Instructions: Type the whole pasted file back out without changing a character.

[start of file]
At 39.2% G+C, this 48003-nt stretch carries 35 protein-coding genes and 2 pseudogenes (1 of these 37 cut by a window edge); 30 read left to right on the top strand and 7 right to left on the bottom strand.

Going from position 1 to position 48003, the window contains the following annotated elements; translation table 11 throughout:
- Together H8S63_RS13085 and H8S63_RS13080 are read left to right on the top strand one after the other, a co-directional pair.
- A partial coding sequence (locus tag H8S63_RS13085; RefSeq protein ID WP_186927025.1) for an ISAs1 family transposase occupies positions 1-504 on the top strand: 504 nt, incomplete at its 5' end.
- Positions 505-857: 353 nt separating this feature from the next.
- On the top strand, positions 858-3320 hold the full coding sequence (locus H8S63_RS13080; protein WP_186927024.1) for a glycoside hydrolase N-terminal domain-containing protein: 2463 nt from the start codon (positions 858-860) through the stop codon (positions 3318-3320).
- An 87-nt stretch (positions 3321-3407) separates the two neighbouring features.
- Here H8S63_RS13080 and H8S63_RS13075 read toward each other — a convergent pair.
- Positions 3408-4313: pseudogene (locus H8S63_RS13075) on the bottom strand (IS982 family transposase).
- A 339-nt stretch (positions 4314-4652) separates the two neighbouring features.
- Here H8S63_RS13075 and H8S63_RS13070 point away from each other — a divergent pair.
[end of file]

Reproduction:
At 39.2% G+C, this 48003-nt stretch carries 35 protein-coding genes and 2 pseudogenes (1 of these 37 cut by a window edge); 30 read left to right on the top strand and 7 right to left on the bottom strand.

Going from position 1 to position 48003, the window contains the following annotated elements; translation table 11 throughout:
- Together H8S63_RS13085 and H8S63_RS13080 are read left to right on the top strand one after the other, a co-directional pair.
- A partial coding sequence (locus tag H8S63_RS13085; RefSeq protein ID WP_186927025.1) for an ISAs1 family transposase occupies positions 1-504 on the top strand: 504 nt, incomplete at its 5' end.
- Positions 505-857: 353 nt separating this feature from the next.
- On the top strand, positions 858-3320 hold the full coding sequence (locus H8S63_RS13080; protein WP_186927024.1) for a glycoside hydrolase N-terminal domain-containing protein: 2463 nt from the start codon (positions 858-860) through the stop codon (positions 3318-3320).
- An 87-nt stretch (positions 3321-3407) separates the two neighbouring features.
- Here H8S63_RS13080 and H8S63_RS13075 read toward each other — a convergent pair.
- Positions 3408-4313: pseudogene (locus H8S63_RS13075) on the bottom strand (IS982 family transposase).
- A 339-nt stretch (positions 4314-4652) separates the two neighbouring features.
- Here H8S63_RS13075 and H8S63_RS13070 point away from each other — a divergent pair.